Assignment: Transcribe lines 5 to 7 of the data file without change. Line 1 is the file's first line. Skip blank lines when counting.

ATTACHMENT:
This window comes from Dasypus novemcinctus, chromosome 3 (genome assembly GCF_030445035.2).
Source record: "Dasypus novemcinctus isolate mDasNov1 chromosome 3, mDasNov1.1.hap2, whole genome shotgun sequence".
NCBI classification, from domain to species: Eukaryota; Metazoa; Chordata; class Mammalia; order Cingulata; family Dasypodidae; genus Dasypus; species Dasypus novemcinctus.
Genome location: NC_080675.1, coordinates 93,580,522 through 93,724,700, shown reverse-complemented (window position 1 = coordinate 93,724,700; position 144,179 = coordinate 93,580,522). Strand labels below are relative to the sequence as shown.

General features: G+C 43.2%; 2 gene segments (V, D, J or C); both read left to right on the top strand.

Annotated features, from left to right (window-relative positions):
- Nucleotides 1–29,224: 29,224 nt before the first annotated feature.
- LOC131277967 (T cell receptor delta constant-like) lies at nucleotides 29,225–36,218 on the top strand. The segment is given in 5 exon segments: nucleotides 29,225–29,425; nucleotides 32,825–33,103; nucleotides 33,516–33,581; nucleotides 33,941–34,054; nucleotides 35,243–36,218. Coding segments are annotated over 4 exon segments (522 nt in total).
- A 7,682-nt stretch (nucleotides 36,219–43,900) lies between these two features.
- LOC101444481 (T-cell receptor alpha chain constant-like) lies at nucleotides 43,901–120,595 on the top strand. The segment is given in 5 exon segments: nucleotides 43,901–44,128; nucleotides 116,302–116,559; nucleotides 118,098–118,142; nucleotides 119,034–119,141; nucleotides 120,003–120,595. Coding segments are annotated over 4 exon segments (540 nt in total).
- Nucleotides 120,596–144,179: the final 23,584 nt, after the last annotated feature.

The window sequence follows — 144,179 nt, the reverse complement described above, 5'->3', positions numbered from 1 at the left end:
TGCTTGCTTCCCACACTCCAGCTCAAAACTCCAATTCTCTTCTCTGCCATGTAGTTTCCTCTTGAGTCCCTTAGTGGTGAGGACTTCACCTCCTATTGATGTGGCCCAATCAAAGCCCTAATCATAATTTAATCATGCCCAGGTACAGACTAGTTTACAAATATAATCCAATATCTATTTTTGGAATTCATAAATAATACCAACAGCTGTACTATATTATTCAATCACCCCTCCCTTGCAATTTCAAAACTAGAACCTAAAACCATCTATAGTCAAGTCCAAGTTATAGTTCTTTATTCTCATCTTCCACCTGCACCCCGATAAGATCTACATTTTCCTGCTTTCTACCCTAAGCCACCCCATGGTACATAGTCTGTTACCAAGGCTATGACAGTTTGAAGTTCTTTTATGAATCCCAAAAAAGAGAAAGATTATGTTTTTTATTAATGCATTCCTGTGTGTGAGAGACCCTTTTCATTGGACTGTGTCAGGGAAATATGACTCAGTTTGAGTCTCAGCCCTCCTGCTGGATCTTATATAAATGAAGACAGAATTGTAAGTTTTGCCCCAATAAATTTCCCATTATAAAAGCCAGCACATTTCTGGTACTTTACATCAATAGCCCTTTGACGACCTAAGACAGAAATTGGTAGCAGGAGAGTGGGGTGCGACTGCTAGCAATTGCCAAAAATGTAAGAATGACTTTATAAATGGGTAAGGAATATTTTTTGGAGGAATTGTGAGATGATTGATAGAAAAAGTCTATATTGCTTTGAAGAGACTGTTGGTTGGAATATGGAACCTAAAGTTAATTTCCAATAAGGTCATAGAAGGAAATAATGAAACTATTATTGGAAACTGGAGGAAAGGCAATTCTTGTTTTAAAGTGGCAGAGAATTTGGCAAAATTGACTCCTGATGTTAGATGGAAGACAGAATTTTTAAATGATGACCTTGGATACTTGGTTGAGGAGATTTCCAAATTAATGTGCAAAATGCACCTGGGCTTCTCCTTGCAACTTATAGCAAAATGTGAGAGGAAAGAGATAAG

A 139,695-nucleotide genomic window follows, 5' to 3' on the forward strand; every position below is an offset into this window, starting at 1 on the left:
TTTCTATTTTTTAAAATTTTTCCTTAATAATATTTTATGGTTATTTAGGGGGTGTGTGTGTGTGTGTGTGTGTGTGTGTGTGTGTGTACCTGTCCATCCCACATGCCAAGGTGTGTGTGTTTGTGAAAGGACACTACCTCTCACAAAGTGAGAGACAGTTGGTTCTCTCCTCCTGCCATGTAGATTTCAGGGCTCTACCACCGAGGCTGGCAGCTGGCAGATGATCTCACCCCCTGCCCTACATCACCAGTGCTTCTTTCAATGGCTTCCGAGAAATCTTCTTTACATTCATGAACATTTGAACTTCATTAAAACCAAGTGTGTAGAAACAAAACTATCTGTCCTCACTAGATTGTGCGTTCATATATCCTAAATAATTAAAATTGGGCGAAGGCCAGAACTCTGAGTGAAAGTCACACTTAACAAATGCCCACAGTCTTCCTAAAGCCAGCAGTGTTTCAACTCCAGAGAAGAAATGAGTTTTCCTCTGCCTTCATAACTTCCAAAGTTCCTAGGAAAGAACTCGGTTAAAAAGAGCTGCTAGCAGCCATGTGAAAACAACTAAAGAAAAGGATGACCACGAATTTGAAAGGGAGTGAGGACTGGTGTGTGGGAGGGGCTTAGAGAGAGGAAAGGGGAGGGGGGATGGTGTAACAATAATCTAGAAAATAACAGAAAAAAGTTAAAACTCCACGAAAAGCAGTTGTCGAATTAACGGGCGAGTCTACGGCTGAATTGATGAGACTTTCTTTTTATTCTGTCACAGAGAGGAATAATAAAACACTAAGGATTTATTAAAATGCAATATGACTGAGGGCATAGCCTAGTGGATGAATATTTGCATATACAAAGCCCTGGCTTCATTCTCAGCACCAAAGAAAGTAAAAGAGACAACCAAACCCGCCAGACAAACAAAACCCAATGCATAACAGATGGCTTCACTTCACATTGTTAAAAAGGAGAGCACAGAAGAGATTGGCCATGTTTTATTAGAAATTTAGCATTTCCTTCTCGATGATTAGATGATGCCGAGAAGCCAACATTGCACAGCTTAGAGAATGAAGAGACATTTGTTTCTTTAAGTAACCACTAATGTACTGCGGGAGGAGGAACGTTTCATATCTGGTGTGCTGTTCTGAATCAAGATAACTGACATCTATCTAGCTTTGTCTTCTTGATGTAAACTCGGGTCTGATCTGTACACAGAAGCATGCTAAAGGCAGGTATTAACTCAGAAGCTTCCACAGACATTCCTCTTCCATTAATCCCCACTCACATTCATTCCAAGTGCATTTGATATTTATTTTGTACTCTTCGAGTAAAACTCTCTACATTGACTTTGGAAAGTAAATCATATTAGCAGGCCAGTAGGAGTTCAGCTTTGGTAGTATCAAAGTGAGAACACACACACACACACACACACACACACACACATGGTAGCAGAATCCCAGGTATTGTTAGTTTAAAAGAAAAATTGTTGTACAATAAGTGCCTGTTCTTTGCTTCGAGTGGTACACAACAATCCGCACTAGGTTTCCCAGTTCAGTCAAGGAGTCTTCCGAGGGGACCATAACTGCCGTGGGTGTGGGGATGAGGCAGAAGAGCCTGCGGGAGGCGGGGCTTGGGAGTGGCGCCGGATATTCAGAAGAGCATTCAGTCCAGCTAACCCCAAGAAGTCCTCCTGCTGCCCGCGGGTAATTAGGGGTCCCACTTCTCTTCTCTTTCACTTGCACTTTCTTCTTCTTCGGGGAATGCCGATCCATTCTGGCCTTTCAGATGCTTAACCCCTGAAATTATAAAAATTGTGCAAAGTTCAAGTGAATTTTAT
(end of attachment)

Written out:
General features: G+C 43.2%; 2 gene segments (V, D, J or C); both read left to right on the top strand.

Annotated features, from left to right (window-relative positions):
- Nucleotides 1–29,224: 29,224 nt before the first annotated feature.